] indicated that for settings similar to that of the CATIE trial, with 5 outcomes, the Bonferroni adjustment performed adequately when correlations were moderately. For psychiatric studies, it is rare to have highly correlated endpoints.
Further use of more sophisticated approaches to account for multiplicity may be warranted. Joint testing is particularly attractive in this setting [4
]. By capitalizing on the correlation of multiple outcomes, these methods are generally more powerful than separate analyses [7
] or Bonferroni adjustment [4
]. While more complicated than separate testing of multiple outcomes with multiplicity adjustment, these approaches are straightforward to fit in general purpose statistical software [4
]. Changes in the scale of research and the use of large data banks to test hypotheses will complicate future evidence-based medicine, and will likely exacerbate these issues [41
Another troubling problem, unrelated to the multiplicity issue, concerns missing data. When outcome data are only partially observed, separate analyses of the outcomes will lead to the inclusion of different subjects for the analysis of each outcome. The reader is then faced with interpreting treatment effects based on different samples of subjects, as well as assessing assumptions regarding missingness. Joint models are particularly attractive in this setting, since they incorporate partially observed data and pool information across outcomes.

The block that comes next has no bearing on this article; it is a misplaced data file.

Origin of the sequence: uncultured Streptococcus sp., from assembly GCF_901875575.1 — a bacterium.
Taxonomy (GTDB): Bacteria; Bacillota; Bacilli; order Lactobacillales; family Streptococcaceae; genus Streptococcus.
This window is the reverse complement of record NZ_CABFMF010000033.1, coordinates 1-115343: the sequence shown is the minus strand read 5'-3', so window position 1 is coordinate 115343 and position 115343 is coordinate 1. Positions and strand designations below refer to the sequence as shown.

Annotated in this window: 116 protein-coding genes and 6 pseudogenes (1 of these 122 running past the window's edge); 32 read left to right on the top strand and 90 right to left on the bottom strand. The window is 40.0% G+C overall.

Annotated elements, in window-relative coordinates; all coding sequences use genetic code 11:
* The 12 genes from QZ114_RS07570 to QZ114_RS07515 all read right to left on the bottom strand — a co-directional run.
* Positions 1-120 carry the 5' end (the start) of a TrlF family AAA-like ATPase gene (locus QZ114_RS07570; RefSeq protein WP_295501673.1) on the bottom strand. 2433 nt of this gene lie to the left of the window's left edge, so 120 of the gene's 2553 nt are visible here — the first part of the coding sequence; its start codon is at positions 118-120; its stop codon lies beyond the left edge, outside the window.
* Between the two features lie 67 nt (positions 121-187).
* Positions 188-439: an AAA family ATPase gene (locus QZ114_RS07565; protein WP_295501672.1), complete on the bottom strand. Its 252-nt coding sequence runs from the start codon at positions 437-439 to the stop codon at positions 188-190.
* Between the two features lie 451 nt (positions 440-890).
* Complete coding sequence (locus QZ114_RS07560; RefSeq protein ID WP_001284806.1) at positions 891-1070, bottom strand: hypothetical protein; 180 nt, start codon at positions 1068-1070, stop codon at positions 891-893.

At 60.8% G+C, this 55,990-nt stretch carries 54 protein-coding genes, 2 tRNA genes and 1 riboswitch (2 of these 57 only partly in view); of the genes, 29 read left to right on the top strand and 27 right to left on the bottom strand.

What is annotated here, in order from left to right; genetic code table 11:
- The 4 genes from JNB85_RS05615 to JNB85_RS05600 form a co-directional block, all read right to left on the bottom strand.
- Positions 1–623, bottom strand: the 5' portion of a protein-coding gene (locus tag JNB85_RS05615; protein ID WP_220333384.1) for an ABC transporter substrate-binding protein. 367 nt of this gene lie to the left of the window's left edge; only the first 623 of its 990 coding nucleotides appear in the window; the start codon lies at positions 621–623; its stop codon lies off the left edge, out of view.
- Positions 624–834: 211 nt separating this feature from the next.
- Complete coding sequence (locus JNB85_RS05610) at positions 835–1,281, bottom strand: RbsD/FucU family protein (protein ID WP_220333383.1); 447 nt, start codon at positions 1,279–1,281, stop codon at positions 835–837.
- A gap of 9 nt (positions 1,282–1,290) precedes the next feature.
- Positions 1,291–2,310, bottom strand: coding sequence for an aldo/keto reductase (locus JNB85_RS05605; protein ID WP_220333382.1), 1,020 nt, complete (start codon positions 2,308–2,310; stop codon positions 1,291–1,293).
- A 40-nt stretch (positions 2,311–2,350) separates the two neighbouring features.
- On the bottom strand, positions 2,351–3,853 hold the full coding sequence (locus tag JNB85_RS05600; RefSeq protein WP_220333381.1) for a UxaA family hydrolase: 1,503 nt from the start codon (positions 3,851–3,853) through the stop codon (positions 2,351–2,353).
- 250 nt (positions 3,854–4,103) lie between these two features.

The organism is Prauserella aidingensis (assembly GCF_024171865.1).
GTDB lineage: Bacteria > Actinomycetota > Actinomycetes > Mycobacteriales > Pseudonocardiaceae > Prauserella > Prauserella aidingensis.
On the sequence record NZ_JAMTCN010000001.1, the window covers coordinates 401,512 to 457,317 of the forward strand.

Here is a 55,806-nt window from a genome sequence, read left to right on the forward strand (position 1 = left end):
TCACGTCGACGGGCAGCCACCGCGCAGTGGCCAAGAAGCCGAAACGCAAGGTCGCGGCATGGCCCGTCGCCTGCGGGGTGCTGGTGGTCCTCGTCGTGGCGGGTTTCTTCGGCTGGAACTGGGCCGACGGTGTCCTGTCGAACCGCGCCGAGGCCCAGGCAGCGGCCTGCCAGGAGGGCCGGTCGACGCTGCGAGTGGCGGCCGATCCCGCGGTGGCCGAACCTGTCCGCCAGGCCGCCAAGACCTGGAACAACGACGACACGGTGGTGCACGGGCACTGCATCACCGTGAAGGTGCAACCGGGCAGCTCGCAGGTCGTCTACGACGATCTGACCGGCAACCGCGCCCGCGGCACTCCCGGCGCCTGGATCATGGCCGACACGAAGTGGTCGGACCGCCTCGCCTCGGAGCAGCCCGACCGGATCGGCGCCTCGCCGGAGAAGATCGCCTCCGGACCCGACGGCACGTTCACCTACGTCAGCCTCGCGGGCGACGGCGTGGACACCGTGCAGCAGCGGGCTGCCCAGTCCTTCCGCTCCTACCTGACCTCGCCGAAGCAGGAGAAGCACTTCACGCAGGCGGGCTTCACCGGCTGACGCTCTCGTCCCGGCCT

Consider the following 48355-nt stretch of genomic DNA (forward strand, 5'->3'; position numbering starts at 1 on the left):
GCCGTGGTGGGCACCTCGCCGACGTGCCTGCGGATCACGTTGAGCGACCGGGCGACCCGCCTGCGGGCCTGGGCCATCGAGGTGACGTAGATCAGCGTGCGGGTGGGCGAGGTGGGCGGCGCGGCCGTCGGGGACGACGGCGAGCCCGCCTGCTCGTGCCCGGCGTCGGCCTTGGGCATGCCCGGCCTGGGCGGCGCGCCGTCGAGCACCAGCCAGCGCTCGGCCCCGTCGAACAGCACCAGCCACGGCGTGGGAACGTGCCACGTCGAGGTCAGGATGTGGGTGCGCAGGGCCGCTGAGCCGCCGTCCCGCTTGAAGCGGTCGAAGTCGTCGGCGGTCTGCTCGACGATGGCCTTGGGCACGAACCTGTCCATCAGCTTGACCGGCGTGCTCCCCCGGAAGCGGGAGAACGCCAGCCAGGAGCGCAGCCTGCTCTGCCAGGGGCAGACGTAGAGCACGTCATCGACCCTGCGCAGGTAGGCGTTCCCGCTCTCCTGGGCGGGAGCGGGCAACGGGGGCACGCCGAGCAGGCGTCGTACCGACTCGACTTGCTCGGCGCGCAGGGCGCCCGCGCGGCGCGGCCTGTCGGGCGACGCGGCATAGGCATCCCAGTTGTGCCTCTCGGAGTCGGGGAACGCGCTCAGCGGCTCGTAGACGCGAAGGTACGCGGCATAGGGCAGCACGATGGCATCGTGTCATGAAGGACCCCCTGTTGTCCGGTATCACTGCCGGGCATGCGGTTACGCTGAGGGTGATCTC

The concordance between the published protocols in registries and the number of published outcomes was also discouragingly low, albeit similar to findings reported for cardiology, rheumatology and gastroenterology RCTs [42
]. Although the 2007 FDA Modernization Act now requires investigators and sponsors to submit information for any applicable clinical trial to NIH/NLM, complete adherence to this act will require some time before becoming appearing in published trial results. While we anticipate that more investigators will publish their protocols in a more timely and complete fashion as part of new journal requirements, selective reporting remains a potential problem [8
]. Investigators must not "torture their data until they speak" [38
] by examining additional outcomes, undertaking unplanned subgroup analyses or similar mischief. The addition of a CONSORT checklist item to note changes in trial outcomes after the trial commences should also help with this issue.
To help improve practice in this area, we suggest that all clinical trial reports:
- Clearly specify a single primary outcome of the study (potentially a clinically interpretable composite), or include multiple primary outcomes along with a strategy to account for multiplicity (e.g. adjustment for multiple comparisons or analysis using a joint model or global test),
- Specify a limited number of secondary outcomes, along with a justification for their inclusion,
- Report these analytic decisions in the published protocol in a recognized trial registry prior to the start of trial analysis,
- Ensure that the discussion of these outcomes is consistent in the protocol, abstract, methods, results and tables, and,
- Consider use of more principled approaches to account for multiple outcomes to help minimize the chance of spurious results due to multiplicity and help to ensure maximal gain of evidence-based knowledge accrues from these important and expensive trials.
Widespread adoption of these recommendations, all of which flow from the CONSORT guidelines and are consistent with the FDA modernization act, could be easily incorporated into common practice. If implemented, they could help improve the timely dissemination and appropriate interpretation of results from clinical trials.